The whataboutery of “whom do we talk to?” divulges the intent of the argument: that the diversity of aspirations within the state legitimates the denial of the dispute and its mystification into a juvenile political koan. It is time to put a stop to it. A recent Joint Civil Society statement put it succinctly by concluding that “the engagement of the nominated representative of Government of India can only be meaningful if and when unconditional talks are held with Joint Resistance Leadership (sic)”. The political strength of this statement is that it shifts the focus from demographic representation to the representation of ideas for the future of and for our beleaguered state. It shifts the focus from the representation of geographic regions to representation of geopolitics. It introduces a level playing field. In the realm of ideas, rather than guns, territory and demography, the stakeholders become equals.

Another result of this shift is that it makes all who participate in the dialogue accountable to their respective constituencies. The accountability of negotiators is a necessary condition of negotiations. We know that there have been dialogues between the Indian government and the resistance in the past. The one between the “moderate faction” of the Hurriyat and LK Advani, then India’s home minister, during the Atal Bihari Vajpayee era were well publicised. But there are indications that there have also been unpublicised ones between other factions of the resistance and Delhi in the past. These engagements have two things in common. First, they have been used to discredit those who participated. Second, the contents of the negotiations are not in the public domain. The ones with Advani yielded informal indications that both parties spoke of certain verbal, but undocumented, demands of the other. But there was a transparency deficit in all these engagements.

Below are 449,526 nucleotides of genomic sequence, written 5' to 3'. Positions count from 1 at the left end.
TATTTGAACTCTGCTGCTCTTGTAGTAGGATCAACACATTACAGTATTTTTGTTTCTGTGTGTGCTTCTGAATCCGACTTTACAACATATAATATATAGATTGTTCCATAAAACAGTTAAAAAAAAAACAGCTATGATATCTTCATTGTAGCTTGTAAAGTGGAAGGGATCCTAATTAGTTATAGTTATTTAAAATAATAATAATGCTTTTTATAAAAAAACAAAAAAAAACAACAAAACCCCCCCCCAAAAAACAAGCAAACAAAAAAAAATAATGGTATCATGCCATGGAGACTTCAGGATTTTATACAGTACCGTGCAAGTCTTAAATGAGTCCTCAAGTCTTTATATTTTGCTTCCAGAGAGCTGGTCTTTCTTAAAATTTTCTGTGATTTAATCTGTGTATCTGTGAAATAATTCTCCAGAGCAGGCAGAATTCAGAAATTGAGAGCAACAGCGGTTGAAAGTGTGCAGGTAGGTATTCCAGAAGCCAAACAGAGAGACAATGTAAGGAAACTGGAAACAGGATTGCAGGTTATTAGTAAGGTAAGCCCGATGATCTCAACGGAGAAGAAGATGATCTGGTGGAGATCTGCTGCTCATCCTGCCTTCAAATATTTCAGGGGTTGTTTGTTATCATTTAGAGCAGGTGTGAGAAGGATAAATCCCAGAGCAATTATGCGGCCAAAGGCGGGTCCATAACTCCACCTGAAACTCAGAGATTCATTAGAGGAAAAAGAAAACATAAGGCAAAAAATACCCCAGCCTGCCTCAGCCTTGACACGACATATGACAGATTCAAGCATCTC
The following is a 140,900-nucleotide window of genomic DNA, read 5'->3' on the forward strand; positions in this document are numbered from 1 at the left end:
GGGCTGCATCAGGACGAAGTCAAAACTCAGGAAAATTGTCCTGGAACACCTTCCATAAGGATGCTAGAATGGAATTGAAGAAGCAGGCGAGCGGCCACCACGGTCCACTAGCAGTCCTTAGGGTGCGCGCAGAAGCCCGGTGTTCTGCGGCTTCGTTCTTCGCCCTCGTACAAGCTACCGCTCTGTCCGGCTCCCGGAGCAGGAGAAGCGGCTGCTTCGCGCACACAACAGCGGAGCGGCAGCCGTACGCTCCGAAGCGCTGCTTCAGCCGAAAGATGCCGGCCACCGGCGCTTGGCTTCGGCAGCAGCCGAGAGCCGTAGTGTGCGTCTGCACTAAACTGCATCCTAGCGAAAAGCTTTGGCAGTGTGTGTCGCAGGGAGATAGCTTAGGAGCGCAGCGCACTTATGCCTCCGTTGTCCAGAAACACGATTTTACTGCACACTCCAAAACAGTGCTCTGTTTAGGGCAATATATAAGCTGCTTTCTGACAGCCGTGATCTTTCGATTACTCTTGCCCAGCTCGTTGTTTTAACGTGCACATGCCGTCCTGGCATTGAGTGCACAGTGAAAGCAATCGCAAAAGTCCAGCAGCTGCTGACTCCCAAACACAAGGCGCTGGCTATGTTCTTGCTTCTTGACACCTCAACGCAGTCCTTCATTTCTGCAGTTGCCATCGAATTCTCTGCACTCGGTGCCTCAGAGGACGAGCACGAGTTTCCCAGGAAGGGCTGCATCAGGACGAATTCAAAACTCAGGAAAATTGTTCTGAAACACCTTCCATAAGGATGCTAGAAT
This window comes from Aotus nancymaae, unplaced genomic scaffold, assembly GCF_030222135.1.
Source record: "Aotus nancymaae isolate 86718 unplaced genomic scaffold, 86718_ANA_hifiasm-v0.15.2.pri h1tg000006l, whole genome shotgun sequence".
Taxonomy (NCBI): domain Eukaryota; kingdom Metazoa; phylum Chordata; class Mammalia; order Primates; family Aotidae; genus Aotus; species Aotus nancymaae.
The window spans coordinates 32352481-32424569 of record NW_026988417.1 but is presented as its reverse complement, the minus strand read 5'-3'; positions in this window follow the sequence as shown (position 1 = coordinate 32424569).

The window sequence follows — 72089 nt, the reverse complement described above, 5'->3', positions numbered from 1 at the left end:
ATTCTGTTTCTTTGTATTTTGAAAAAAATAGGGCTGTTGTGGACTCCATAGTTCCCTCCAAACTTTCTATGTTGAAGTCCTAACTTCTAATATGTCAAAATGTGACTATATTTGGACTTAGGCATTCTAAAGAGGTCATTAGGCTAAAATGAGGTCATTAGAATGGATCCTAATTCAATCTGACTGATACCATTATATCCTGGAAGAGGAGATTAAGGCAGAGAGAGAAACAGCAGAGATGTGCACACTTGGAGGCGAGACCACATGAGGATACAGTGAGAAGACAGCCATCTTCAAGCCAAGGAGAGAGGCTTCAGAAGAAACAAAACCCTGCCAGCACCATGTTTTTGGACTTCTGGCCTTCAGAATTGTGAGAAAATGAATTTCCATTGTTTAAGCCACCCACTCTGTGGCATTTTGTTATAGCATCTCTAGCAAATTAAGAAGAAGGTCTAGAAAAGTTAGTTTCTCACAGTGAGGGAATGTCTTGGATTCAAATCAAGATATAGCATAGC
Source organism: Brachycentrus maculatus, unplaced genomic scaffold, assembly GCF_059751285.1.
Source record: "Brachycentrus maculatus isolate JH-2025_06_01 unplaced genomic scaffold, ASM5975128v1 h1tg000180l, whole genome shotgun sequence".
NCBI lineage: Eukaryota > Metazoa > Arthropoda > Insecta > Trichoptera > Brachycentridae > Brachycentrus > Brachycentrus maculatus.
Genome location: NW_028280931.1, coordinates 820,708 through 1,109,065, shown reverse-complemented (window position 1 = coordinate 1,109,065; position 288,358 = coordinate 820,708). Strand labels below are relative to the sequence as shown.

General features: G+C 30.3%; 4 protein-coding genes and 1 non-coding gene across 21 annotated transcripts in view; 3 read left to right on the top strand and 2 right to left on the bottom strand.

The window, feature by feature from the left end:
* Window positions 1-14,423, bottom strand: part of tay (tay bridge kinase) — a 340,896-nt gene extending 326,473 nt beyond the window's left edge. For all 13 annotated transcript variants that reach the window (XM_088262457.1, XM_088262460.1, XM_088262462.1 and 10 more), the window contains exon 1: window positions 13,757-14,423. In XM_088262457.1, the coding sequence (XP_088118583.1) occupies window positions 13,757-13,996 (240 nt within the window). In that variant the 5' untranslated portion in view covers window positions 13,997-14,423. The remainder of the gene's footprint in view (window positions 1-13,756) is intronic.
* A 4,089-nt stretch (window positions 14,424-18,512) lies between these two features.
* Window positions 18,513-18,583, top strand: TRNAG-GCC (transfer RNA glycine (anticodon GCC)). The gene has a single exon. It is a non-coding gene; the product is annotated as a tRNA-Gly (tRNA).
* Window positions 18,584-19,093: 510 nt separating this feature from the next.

What is the takeaway from this experience? The need to understand that in the business of statecraft, confidentiality may at times be a necessary evil, but secrecy is not. In the end, secrecy always ends up helping the status quo states and hurting the interests of the peoples of the non-state party. We need to remember that opacity helps Delhi and hurts us, the peoples of the J&K state in its entirety.

Unlike Delhi and, to some extent, Islamabad, we in J&K state need to use Sharma’s appointment as one more occasion to contemplate the complexity of the J&K conundrum and our own resilience. Delhi and Islamabad are confused by our seeming confusion. But our resistance is anything but confused. It is defined by the difficulty, complexity and worthiness of the Kashmiri struggle. It is a fight against the very technologies of rule, to use Aldous Huxley’s term, that plague the post-colonial countries that have manufactured governmentalities of recent and untried pedigree.

In the end, our struggle will help India to define itself and to emerge from the life-threatening contradictions facing the political vocabulary of the world’s bulkiest democracy. Terms like “secularism”, “unity in diversity” and “a mosaic of cultures” with which it has lulled itself to sleep for seventy years now.